George Benjamin hugs Anu Komsi while Hilary Summers looks on with the Ensemble Moderne
Photo: mine 2010
The other program I was able to catch at this weekend’s Ojai Music Festival
featured the West Coast Premiere of George Benjamin’s chamber opera Into the Little Hill
. Benjamin, who served as the music director of this year’s festival, wisely made his first attempt at music theater the centerpiece of Saturday night if not the whole festival underscoring his ability to pack an awful lot of very good music into small and concise packages. Following its premiere in Paris in 2006, the work has been seen in London, New York and several other cities, often under the composer’s own baton. He conducted the work himself at Ojai using the forces he had employed at the Lincoln Center Festival in 2007 including members of the Ensemble Moderne
and two soloists, soprano Anu Komsi and contralto Hilary Summers. (These are also the same performers who appear on the excellent 2008 recording of the work available from Nimbus Records
.)Into the Little Hill
is based on the legend of the Pied Piper of Hamelin and features a rather dark modern-day libretto by Martin Crimp. In his pre-performance talk, Benjamin noted it took him a long time to find someone he wanted to work with and a topic he felt appropriate for an opera project. He noted that above all he wanted to produce something atypical of most contemporary opera, which, he argued, often avoids distinct narratives in favor of either abstractions or more ceremonial pageantry for its structure. Benjamin noted he has always liked telling stories and wanted this work to have a concise and clear narrative structure. So the story of a stranger who rids a small town of its rat infestation only to also rid it of its children when he is refused payment would seem a natural. However, I’m not sure how unique Into the Little Hill
is, even in a contemporary context. The other recent opera it brought immediately to my mind in terms of structure if not musical language is John Adams’ A Flowering Tree
. Although the latter is scored for a much bigger ensemble and chorus, both works use a fable as their starting point and focus on scenes with only two characters at a time. Adams fills out the plot by including a narrator in the mix as well. Benjamin, on the other hand, concentrates his piece, focusing on a much smaller orchestra and assigning all the narration to his two soloists as well as the six brief but separate roles in the work. The effect of having narration presented often in the same breath as character dialog creates a dissociative and creepy feeling in this rather gruesome and horrific tale.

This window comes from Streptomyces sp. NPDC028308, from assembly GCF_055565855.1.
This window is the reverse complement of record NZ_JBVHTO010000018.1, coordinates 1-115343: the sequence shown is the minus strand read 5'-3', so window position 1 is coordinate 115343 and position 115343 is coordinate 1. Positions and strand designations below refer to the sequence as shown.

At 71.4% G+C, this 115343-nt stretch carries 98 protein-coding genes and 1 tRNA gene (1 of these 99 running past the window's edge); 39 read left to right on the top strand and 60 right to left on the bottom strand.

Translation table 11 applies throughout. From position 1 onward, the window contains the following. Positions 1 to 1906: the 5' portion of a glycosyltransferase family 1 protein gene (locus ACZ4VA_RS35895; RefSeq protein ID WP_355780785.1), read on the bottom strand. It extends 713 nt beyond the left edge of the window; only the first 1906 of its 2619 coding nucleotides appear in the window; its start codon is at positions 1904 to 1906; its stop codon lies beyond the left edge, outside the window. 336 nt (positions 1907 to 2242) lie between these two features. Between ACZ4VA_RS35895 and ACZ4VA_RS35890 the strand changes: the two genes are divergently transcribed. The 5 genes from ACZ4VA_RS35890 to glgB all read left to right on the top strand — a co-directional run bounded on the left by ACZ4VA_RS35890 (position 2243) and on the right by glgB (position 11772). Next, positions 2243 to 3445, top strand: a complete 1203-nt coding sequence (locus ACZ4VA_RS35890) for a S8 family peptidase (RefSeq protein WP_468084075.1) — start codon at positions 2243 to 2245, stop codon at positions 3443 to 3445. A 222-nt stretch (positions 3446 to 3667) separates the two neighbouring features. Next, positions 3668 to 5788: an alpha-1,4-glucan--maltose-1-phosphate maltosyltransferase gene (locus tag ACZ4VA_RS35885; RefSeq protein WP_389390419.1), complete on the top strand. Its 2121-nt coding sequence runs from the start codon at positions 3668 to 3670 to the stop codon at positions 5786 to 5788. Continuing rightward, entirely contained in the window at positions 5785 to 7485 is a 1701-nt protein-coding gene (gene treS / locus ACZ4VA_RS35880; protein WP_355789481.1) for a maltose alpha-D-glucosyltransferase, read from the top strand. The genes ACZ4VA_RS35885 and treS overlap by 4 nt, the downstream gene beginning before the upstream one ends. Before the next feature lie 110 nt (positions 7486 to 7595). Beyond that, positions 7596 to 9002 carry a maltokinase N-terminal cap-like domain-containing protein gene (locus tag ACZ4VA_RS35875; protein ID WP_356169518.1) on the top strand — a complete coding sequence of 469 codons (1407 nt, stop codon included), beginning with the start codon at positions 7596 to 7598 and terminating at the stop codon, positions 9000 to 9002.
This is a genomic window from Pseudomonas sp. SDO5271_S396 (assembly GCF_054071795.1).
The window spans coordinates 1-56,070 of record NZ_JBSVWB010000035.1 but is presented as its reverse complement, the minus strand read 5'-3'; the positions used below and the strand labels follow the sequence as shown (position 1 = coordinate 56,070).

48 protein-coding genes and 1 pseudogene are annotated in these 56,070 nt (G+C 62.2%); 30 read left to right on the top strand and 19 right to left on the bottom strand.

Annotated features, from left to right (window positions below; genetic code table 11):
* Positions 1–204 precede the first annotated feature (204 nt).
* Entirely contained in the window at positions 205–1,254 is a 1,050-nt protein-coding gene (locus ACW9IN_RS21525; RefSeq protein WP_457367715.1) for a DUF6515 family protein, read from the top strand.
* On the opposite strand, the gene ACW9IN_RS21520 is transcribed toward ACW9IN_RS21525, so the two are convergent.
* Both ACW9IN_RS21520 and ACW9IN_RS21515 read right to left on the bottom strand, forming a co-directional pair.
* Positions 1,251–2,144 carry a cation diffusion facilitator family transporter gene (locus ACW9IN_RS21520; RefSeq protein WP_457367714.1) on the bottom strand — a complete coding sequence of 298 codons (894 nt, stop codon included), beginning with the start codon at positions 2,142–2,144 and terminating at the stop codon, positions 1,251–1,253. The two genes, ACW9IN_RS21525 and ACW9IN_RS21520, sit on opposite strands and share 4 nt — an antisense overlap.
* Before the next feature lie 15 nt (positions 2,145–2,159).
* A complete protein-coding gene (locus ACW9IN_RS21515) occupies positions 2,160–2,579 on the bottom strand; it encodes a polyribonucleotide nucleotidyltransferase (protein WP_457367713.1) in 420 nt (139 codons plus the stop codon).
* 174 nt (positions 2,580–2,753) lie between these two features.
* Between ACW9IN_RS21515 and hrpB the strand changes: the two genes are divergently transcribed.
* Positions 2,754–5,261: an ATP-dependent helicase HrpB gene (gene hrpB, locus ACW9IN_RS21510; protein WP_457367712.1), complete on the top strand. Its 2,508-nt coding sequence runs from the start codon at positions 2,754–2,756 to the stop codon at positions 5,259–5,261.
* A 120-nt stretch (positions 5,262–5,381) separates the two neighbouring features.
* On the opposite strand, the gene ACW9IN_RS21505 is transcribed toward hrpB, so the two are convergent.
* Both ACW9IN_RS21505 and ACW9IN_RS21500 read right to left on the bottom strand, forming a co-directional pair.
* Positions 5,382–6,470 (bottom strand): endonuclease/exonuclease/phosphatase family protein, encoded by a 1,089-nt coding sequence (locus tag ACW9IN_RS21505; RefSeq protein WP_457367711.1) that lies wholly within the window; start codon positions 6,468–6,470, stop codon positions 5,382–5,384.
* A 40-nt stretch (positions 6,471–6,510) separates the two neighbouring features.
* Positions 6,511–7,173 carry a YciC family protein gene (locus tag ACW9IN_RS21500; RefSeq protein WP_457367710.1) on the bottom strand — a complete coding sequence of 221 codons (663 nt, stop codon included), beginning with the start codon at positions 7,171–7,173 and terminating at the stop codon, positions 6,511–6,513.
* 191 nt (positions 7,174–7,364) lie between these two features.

Benjamin’s music couldn’t be more different from Adams’ either. Into the Little Hill
is marked with a much more claustrophobic and direct feeling and I was most taken with how much sound the smallish chamber ensemble was able to produce. To drive this point home, Benjamin had paired the opera in the evening’s program with Stravinsky’s complementary Histoire du Soldat
Suite. Also based on a fable, Stravinsky’s work uses only six instrumentalists maximizing each one’s efficacy and role in laying out the drama of his story. Benjamin may use more than twice the players, but the musical tactic is similar. (His scoring includes some unusual elements as well, such as a banjo.) Benjamin’s vocal writing is particularly good, and Komsi and Summers both provided expressive and chilling turns. When Komsi takes the role of the voices of the lost children digging below the surface of the earth in opposition to Summers' lines from the townspeople, it’s very affecting. Best of all Into the Little Hill
is also about the power of music in a way we don’t often think about. The crime of the residents of this version of Hamelin is in failing to take music seriously. It would be equally unforgivable not to take Benjamin’s work seriously, given the intensity of this concert performance.
Labels: Ojai festival 10